Munster can capitalise on Castres arrogance
GIVEN the history between the sides, Munster's current period of transition, Castres' steady improvement over the past few seasons, and the south of France setting, this Heineken Cup clash in Toulouse was always going to be a massive challenge for Tony McGahan's side.
The sides have met 10 times in the competition and Munster have won seven of those encounters, the most famous being the 2002 semi-final in Beziers, but Castres fancy this one -- even to the point where they believe they can rest some of their front-liners ahead of next weekend's Top 14 clash away to Toulon and a home meeting with Clermont the week after.
Whether it is based on arrogance or apathy, this Castres team selection should be a motivating factor for Munster (as should Scarlets' shock bonus-point victory over Northampton last night). The Castres bench is packed with regular first-teamers, players of the calibre of Michael Coetzee, Luc Ducalcon, Rodrigo Capo-Ortega and Pierre-Gilles Lakafia -- and the most significant name of the eight is diminutive scrum-half/full-back Romain Teulet.
He is their match-winner, the man with the Neil Jenkins-esque dependability when it comes to turning pressure into points, and not starting Teulet suggests Castres feel they do not need their go-to kicker to beat what they obviously believe to be a fading Munster force.
The Castres coach Laurent Travers may be thinking back to a couple of seasons ago when his unheralded Montauban side came within a Movember hair of stunning Munster on nerve-ridden night in Thomond Park.
He could well have looked at a Munster team-sheet containing names like Danny Barnes, Peter O'Mahony, Conor Murray and Johne Murphy and felt he did not need to start his big guns -- particularly with 'home' advantage.
The Stade Ernest Wallon setting is key to the outcome. Castres should make money on the tie as the corporate facilities are said to be booked out, but locals are predicting a crowd of around 14,000 in Toulouse's 18,754-capacity stadium.
Furthermore, the Castres fans are not happy at being asked to travel away from their small but intimidating Stade Pierre-Antoine home. Many supporters are staying away and those that are making the trip are doing so begrudgingly, with Travers and the Castres owners getting both barrels in the local media and on the message boards.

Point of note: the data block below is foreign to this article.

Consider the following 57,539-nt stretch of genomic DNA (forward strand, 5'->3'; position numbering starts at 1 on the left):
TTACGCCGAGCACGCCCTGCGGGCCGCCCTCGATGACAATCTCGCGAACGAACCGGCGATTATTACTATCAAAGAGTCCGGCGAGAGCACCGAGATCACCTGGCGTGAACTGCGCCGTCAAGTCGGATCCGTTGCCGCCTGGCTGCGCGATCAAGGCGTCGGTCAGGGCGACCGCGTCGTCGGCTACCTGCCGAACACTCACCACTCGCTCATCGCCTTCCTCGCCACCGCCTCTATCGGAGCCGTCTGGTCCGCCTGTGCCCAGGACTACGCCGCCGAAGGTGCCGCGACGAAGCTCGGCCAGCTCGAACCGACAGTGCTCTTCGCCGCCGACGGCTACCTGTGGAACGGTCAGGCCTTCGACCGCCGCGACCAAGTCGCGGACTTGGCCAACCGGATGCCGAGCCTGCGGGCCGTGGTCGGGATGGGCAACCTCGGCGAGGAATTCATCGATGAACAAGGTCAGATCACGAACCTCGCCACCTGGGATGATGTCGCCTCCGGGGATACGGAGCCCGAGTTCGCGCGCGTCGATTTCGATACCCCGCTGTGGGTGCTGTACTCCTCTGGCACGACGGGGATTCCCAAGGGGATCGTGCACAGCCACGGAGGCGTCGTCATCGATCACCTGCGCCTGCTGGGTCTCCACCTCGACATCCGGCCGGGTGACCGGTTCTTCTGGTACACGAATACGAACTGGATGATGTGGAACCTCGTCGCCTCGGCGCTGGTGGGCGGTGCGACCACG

Castres and Toulouse are major rugby rivals, and playing at the Ernest Wallon is the equivalent of Munster playing at the RDS or at a more parochial level, Young Munster playing a home match in Cork Constitution's Temple Hill home.
These are all factors Munster can use to their advantage and while it is still undoubtedly a big ask, it would have been a far sterner challenge had it not been for their 41-phase endgame against Northampton last weekend. It may have been skin of the teeth stuff for Ronan O'Gara's winning drop goal but, following on from last season's pool exit, losing their first match, in what would have only been their second Heineken Cup defeat in Thomond Park, would have represented a crippling psychological blow heading to France.
Winning does not paper over the cracks exposed by Northampton -- where Munster were dominated in the scrum and struggled to match their opponent's backline fluency -- but this is a seriously good Saints side and Castres, particularly with this selection, are not at the same level.
Munster have opted to stick with the same XV, which is unfortunate for Denis Leamy, who has been in fine form since the World Cup and was a crucial figure in Munster's escape to victory last weekend.
Starting Leamy at blindside and switching O'Mahony to the openside flank was an option, but Niall Ronan holds on at No 7, with the only change to the 23 seeing Marcus Horan come back in for John Ryan on the bench.
It means two powerful benches (Munster have five Grand Slam winners on theirs) that are undoubtedly going to be plundered in the second half.
While there has to be an element of pragmatism to Munster's approach, based around secure set-pieces and a territory game, they would do well to tap into the rich seam of form being enjoyed by Doug Howlett, who was sensational last weekend.
The 2009 win in Perpignan is the away-day template Munster should follow today and if they get in Castres faces early on, the French could become petulant which, with Wayne Barnes on the while, could play into the visitors' hands and help to turn the disgruntled home support on their own.
Castres made a strong start to the Top 14 but lost their last two league matches going into Europe and are on a run of three defeats, having lost to the Scarlets in Llanelli last weekend.
You feel they would have been better served going all out for victory today rather than keeping their powder dry for next week, and Paul O'Connell and his men should seek to punish Castres complacency.
CASTRES -- F Denos; M Evans, P Bonnefond, P Garcia, M Andreu; P Bernard, T Lacrampe; A Peikrishvili, B Mach, K Wihongi; S Murray, I Tekori; J Bornman, Y Caballero, C Masoe (capt). Reps: M Bonello, M Coetzee, L Ducalcon, M Rolland, R Capo Ortega, R Teulet, R Tales, P Lakafia
MUNSTER -- J Murphy; D Howlett, D Barnes, L Mafi, D Hurley; R O'Gara, C Murray; W du Preez, D Varley, B Botha; D Ryan, P O'Connell (capt); P O'Mahony, N Ronan, J Coughlan. Reps: D Fogarty, M Horan, J Hayes, D O'Callaghan, D Leamy, T O'Leary, I Keatley, W Chambers
REF -- W Barnes (England)
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